NEW YORK – Jamie Dimon, chairman and CEO of the country’s biggest bank, faces a key test this week: His shareholders are voting on whether to let him keep both jobs.
It’s been just more than a year since his bank, JPMorgan Chase, revealed a surprise trading loss that tarnished its usually stellar reputation in Washington and on Wall Street, and what a difference it has made. Shareholder groups are calling for the bank to strip him of his chairman job, a move that would be a bruising referendum against a man who’s normally chieftain even among other big-bank CEOs. They’re also lobbying to kick out multiple long-time board members, saying they should have done more to detect or prevent the trading loss.
In all, it’s a powerful reminder of how fortunes can quickly shift in the banking industry, and how banks, supposedly chastened by the financial crisis, are still stumbling through regulatory and legal crises.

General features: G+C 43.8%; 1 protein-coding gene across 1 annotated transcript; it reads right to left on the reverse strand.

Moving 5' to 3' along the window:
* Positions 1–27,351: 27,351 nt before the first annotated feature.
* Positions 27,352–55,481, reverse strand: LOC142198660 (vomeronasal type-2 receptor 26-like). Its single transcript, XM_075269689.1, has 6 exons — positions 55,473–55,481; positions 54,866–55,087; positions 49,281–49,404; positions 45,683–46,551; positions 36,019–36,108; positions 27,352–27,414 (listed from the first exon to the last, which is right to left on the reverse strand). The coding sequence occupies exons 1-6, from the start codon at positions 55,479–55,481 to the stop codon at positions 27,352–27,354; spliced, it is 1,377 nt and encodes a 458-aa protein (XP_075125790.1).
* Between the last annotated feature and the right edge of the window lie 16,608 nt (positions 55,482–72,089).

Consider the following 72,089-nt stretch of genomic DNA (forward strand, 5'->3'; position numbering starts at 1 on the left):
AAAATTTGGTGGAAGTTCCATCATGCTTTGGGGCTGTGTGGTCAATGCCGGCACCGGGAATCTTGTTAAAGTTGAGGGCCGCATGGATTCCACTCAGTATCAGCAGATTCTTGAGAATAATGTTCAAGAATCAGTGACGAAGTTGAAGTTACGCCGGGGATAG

Today, at the bank’s annual meeting in Tampa, Fla., union group AFSCME, the New York City Comptroller’s Office and other fund managers will ask bank shareholders to approve a proposal asking JPMorgan to split the roles of chairman and CEO, and to give the chairman job to someone who isn’t a bank employee. The idea is to install stricter checks and balances against Dimon and other top bank executives.
A similar measure got 40 percent approval at last year’s meeting, which was held just days after the bank announced the so-called London whale loss. In the previous six annual meetings where Dimon has been both chairman and CEO, shareholders have been asked about separating the roles four times, and last year marked the highest level of votes in favor of the idea. In 2007 and 2008, only about 15 percent of shareholders voted for similar measures.
Even a Master of the Universe can be swallowed by a London whale, said AFSCME president Lee Saunders. The loss is nicknamed for the location of the trader who made the outsized bets on complex debt securities that went wrong, eventually losing the bank $6 billion.
Both Glass Lewis and Institutional Shareholder Services, two influential firms that give advice to big shareholders, are recommending that the jobs be split. Glass Lewis is also recommending getting rid of six of the 10 independent board members, and ISS recommends booting three.